Jakarta's jailed former Christian governor Basuki Tjahaja Purnama
was freed on Jan. 24 after serving nearly two-years in a West Java prison for blasphemy
. Purnama, popularly known as Ahok, left Mako Brimob prison in Depok just south of Jakarta at around 7:30 a.m. local time. His eldest son Nicholas and several supporters belonging to a group, which manages his social media account, met him outside the prison. Purnama went directly to his home in North Jakarta, said Ima Mahdiah, who was one of the supporters who met him. Soon after his father's release, his son posted a picture of his father and himself on his Instagram account with the message. “He's back. My dad's a free man! Thank you everyone for the support.”
Prior to his release, Law and Human Rights Minister Yasonna Laoly called on Purnama's supporters to keep their celebrations low key. “Don't make a big thing of it. People get released from jail all the time,” he told reporters. Last week Purnama appealed to supporters not to come to the prison on his release “for the common good” and “for the sake of public order.” He also apologized to those he says he may have been hurt by his remarks while in office. The former governor was jailed on May 9, 2017 after standing trial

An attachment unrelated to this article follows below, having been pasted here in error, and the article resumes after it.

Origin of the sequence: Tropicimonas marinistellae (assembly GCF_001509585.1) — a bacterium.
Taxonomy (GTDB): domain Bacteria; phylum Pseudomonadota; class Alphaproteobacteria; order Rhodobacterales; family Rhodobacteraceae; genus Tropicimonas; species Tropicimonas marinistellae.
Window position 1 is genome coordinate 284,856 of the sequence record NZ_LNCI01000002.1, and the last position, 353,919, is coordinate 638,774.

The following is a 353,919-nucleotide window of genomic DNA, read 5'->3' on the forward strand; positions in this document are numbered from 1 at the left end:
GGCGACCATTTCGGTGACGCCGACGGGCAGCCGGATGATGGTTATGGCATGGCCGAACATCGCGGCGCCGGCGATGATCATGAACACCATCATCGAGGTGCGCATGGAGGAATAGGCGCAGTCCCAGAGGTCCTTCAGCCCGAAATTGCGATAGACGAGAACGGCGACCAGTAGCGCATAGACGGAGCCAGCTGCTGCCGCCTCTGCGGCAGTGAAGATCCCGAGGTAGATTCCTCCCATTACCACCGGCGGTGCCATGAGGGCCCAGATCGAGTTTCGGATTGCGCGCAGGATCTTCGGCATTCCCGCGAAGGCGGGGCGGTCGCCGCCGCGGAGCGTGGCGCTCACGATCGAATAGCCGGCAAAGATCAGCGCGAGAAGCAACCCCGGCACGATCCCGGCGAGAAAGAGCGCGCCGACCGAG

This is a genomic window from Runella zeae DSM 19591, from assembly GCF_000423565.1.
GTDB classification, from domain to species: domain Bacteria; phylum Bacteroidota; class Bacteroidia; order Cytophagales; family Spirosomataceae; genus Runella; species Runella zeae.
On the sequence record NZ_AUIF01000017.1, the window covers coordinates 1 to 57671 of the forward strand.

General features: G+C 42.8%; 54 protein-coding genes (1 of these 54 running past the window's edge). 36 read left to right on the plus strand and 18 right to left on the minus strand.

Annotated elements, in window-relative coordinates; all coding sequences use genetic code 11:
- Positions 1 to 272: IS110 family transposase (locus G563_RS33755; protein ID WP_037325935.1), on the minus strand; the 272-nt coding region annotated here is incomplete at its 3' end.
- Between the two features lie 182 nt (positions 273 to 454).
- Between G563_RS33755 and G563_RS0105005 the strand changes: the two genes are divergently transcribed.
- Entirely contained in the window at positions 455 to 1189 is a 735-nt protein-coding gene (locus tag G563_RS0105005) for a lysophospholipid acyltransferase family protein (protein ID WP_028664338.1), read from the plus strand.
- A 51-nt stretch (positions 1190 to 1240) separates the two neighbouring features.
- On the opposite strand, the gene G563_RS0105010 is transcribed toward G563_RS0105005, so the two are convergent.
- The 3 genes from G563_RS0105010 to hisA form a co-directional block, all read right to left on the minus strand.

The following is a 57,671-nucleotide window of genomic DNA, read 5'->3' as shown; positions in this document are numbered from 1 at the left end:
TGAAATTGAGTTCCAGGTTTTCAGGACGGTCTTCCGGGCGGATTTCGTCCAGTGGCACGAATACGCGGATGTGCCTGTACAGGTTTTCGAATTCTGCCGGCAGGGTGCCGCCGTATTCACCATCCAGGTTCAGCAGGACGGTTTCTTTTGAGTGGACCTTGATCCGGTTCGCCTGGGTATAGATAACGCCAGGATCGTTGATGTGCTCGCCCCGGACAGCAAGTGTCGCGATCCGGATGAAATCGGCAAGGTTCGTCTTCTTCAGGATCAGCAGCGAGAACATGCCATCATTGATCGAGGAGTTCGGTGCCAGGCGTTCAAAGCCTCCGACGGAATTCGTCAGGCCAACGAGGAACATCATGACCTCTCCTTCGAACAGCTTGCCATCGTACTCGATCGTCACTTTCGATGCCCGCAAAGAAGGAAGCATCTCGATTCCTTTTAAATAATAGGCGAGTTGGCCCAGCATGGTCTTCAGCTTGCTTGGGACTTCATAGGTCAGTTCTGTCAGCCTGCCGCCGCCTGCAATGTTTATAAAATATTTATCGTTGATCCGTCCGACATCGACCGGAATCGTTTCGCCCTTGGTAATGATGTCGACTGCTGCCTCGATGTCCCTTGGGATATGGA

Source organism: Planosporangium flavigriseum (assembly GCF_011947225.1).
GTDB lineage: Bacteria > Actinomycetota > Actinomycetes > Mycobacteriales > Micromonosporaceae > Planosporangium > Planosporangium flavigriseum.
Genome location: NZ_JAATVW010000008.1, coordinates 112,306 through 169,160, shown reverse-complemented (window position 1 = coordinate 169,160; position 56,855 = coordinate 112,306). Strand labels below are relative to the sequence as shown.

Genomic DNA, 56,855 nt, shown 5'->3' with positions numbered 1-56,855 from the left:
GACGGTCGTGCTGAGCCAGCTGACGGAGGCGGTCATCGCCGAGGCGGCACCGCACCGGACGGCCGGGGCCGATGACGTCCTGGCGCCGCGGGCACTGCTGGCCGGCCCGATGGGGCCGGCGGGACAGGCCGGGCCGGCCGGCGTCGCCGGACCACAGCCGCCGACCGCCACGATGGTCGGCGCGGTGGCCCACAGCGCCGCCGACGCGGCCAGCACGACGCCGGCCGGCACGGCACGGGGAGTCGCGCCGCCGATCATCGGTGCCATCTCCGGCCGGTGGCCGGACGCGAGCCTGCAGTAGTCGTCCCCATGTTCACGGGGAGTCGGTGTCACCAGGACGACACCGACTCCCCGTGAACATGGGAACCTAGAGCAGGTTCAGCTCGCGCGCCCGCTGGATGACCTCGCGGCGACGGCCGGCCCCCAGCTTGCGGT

for insulting the Quran. Purnama's former deputy governor Djarot Saiful Hidayat said his former boss was almost ready both physically and psychologically to “meet the people again.” “He first wants to rest and go on vacation,” Hidayat said. Novel Chaidir Hasan Bamukmin, who filed the original police report against Purnama, said the former Jakarta governor should be a better man after having served his prison term. “I hope he'll uphold the first principle of our national ideology of Pancasila [five principles], which is belief in one God. I hope he'll focus on his own religion, instead of insulting someone else's,” he told uccanews.com. Bamukmin, who is also a member of the notorious Islamic Defenders Front and Brotherhood of 212 Alumni — an alliance of Islamic hard-line groups — suggested that Purnama improve his public speaking skills should he consider a return to politics. The "212" in the brotherhood refers to a mass protest date — Dec. 2, 2016 — when thousands of Muslim hardliners demanded Purnama be arrested for blasphemy.
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